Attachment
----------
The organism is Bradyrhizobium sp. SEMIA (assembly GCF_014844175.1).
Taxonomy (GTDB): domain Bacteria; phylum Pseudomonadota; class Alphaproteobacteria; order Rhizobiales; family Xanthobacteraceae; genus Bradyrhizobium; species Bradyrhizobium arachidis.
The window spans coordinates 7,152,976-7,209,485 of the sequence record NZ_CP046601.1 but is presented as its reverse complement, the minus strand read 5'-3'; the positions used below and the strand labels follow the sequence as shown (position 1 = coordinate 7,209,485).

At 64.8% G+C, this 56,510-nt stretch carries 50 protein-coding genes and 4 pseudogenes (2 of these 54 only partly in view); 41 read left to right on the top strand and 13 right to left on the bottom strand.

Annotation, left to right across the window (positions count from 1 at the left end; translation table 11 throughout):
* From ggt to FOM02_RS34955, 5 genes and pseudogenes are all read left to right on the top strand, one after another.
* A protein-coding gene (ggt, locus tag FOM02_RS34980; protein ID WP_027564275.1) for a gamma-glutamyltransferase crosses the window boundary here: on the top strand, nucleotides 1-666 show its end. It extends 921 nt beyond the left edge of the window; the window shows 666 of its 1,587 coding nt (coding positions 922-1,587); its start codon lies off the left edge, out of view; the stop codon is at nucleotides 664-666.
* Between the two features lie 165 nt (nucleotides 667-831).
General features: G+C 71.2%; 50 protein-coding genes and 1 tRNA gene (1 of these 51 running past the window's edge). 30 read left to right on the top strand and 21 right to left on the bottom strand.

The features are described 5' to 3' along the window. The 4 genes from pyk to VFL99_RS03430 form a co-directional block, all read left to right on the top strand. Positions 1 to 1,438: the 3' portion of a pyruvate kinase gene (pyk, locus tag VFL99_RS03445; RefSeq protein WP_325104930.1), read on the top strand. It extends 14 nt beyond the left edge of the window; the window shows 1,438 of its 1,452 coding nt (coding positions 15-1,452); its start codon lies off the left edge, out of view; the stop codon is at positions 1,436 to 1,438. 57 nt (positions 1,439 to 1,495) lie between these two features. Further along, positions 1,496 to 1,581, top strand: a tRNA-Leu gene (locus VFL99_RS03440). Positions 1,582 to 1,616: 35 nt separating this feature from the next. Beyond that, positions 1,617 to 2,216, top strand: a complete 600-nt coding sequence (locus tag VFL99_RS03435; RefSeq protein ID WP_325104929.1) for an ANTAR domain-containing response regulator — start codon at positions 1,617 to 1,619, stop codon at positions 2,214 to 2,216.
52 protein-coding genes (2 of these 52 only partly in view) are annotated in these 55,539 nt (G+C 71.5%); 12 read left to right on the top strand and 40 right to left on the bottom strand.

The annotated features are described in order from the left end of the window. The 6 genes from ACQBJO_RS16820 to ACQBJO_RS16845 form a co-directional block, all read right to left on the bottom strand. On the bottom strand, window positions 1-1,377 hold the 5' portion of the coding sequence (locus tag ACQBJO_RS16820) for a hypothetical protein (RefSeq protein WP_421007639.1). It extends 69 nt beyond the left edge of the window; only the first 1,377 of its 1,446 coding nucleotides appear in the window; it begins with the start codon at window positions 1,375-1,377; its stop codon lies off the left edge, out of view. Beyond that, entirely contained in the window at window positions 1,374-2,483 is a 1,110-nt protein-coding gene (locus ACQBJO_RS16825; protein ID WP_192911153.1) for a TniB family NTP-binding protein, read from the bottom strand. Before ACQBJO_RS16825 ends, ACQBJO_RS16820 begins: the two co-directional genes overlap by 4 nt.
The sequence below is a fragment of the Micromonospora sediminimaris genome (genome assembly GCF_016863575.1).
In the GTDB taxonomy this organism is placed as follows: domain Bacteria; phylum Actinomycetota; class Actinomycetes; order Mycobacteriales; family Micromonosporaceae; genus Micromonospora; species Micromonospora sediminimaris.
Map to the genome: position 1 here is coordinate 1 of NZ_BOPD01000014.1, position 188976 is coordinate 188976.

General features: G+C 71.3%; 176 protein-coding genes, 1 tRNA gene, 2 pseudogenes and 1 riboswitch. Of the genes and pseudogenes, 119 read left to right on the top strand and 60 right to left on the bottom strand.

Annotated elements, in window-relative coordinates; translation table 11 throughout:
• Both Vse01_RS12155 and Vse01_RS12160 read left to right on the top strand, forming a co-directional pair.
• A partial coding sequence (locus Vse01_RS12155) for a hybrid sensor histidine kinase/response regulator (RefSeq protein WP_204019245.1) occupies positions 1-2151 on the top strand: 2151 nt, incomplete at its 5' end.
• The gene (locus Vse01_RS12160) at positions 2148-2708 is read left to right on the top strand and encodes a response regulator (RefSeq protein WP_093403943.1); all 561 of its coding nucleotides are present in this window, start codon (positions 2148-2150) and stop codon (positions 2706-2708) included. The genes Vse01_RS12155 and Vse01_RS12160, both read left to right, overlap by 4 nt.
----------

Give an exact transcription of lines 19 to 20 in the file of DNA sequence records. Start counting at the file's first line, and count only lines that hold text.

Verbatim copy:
• A partial coding sequence (locus Vse01_RS12155) for a hybrid sensor histidine kinase/response regulator (RefSeq protein WP_204019245.1) occupies positions 1-2151 on the top strand: 2151 nt, incomplete at its 5' end.
• The gene (locus Vse01_RS12160) at positions 2148-2708 is read left to right on the top strand and encodes a response regulator (RefSeq protein WP_093403943.1); all 561 of its coding nucleotides are present in this window, start codon (positions 2148-2150) and stop codon (positions 2706-2708) included. The genes Vse01_RS12155 and Vse01_RS12160, both read left to right, overlap by 4 nt.